Saturday, April 19, 2014

Key to Keys 2014

It is hard to put the experience that is Key to Keys into words. Take 8 days of the best summer camp you could ever go to, with amazing friends, and add more laughter and tears than you could imaging packing into that time frame. Everyone on the journey has a story. This year we had three volunteer drivers, all with connections to cancer, the Ulman staffers who all have their own stories, and 25 riders. There were survivors, and many who had lost loved ones to cancer. Some days we laughed a lot... using levity to get through the day. Other days, we would ride in our SUVs and someone would say to a rider or support staff "tell me your story". You cannot hear the story of someone losing a child, spouse, parent, or loved one to cancer, and not be moved. Every day, I was surrounded by people who picked up the pieces of unimaginable loss and moved forward to help others. I was humbled to be with these amazing folks. I also know that we touched people at every stop along the way.

Having completed the ride last year, I definitely had a different focus. The aspects of the ride that brought me the most joy (aside from that moment when you peeled off your bike saddle at the end of a long day), were those in which I could help someone achieve a new distance. Several people rode longer than they ever had on Day 1, and continued to shatter their personal records on subsequent days. This trip is truly about the journey, and I am so thankful to Tommy and my kids for supporting me on this journey once again.

How it Works
Each day, we woke up and were split into 5 riding groups. To me, the beauty of Key to Keys is that we never know where we are riding until that morning. We were assigned our groups, and each group rode 25 to 70 miles each day (one group pulled a century on their longest day). The shorter rides were associated with visits to cancer centers along the way (6 in all this year). We had business cards with information about the ride, and used them to help people follow along with the journey. The challenge was to give out as many cards as you could.

Each morning starts with a dedication circle. Everyone who wants to speaks about who they are riding for that day. It is powerful and emotional and inspiring. To have a purpose and a person in mind each day provides focus. It also provides insight into what is motivating your fellow riders on that day.
Dedication circle in Charleston, SC

SUV selfie...Chris and the ladies

The ride itself was not about being fast, and I feel like we saw amazing sites along the way. Some days were back country roads and avoiding being chased by dogs, while others were more well-traveled roads and beach towns. We stopped and saw the sights, including the Navy Seal museum, a Revolutionary War era church, and even the Oscar Meyer mobile.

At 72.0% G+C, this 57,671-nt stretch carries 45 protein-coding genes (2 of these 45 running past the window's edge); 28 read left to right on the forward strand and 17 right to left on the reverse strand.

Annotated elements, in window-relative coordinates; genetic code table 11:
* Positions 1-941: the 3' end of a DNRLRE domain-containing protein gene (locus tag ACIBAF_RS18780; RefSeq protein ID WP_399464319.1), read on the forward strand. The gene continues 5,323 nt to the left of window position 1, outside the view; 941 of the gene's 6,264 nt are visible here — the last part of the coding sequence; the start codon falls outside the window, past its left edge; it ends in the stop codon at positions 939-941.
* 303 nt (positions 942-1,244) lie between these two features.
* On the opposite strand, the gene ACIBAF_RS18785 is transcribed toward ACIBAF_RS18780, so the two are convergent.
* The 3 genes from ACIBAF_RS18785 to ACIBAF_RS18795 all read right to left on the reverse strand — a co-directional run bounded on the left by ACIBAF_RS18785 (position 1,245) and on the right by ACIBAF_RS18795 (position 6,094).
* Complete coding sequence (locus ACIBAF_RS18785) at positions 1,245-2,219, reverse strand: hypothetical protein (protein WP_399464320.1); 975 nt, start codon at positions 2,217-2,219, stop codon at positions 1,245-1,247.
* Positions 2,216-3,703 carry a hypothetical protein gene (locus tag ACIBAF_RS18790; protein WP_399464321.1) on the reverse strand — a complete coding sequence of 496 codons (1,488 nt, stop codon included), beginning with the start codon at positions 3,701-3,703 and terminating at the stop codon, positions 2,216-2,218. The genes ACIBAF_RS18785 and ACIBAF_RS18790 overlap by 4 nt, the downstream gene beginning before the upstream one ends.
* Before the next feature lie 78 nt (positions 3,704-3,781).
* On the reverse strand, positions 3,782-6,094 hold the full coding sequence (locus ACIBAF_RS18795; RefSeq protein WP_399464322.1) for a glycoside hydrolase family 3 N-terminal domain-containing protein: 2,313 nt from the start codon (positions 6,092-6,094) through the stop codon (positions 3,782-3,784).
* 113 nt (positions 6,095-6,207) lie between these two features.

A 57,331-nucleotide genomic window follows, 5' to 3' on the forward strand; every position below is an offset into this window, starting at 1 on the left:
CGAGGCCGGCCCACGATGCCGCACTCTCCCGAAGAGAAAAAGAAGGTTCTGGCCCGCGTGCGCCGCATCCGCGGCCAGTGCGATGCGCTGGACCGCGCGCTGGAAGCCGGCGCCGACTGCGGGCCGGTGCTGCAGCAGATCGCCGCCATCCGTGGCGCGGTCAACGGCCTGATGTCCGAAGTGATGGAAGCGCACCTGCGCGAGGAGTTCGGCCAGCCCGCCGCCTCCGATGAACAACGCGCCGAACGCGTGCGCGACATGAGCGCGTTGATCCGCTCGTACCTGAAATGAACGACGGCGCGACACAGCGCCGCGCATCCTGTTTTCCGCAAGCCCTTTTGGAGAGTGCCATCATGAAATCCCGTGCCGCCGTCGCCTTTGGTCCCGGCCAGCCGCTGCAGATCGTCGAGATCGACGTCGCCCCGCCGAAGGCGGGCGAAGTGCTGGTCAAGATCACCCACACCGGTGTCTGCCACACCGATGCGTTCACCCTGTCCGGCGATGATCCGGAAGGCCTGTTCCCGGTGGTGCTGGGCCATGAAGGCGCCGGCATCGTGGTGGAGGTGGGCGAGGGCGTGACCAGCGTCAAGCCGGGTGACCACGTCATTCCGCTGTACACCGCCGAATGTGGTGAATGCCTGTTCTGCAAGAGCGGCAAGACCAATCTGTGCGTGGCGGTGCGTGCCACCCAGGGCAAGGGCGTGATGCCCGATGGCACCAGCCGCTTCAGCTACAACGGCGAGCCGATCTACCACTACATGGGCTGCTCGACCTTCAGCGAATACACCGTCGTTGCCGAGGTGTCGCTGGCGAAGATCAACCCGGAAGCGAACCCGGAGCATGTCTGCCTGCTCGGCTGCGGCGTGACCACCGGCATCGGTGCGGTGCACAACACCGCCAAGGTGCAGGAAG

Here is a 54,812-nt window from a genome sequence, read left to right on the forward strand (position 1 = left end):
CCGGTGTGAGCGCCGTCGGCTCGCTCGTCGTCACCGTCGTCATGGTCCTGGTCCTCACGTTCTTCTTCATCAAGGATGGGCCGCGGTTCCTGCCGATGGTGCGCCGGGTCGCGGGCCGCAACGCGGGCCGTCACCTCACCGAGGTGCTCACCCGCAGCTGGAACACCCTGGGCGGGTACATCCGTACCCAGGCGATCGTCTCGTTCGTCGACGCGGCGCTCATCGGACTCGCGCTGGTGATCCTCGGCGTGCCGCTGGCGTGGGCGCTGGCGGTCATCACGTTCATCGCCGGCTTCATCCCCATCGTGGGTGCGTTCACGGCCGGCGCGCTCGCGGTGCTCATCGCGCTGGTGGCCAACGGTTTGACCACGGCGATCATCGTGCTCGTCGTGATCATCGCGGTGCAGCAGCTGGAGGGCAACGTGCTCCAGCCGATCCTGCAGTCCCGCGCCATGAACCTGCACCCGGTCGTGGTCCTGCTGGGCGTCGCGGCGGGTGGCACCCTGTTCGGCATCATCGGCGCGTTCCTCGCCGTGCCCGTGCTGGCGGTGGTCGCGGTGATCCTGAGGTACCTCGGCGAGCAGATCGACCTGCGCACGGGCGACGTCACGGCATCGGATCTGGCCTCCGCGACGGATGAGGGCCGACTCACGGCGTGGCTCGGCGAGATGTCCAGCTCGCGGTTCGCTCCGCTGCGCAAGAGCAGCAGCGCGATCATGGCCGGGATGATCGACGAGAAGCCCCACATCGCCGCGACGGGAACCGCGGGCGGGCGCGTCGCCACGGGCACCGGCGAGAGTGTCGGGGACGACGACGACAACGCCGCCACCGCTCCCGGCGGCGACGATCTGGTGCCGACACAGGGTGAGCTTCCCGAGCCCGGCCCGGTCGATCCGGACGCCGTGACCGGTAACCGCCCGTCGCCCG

Riding with the boys, Day 2
In 8 days, strangers become family, random people on the street donated cash when they heard what we were doing, and we laughed and cried on a regular basis. As a group, we raised enough to fund the cancer navigator position at Walter Reed Military Medical Center. Meg is that navigator, and her program will provide services to young adults (ages 18-40) in the military who are dealing with a cancer diagnosis. 

Riding into Key West
The most bittersweet part of our journey was the ride into Key West. You want to pedal backward, to delay the inevitable. Even though friends and family are there at the finish, you want to enjoy the ride just a little longer. Inevitably the Southernmost point arrives in the distance, and we pedal to the finish of our journey. While Key to Keys 2014 has ended, there is still much to do in the young adult cancer fight. We ended our dedication circle every day with the UCF slogan: 
"Cancer Changes Lives....So Do We"

Many thanks to all of you who supported me on this journey, and to those who were support staff or riders, thank you for sharing those 8 days with me. If you would like more information about the Ulman Cancer Fund for Young Adults, click here.

Riding the bridge into Savannah (much steeper than it looks here)

We had just passed Kennedy Space Flight Center and seen a rocket launch.

No one can ever pass up an amazing photo op!

Day 8... Getting ready to saddle up for our ride into Key West. 

1 comment:

  1. Love that you have done this twice now! So proud of you!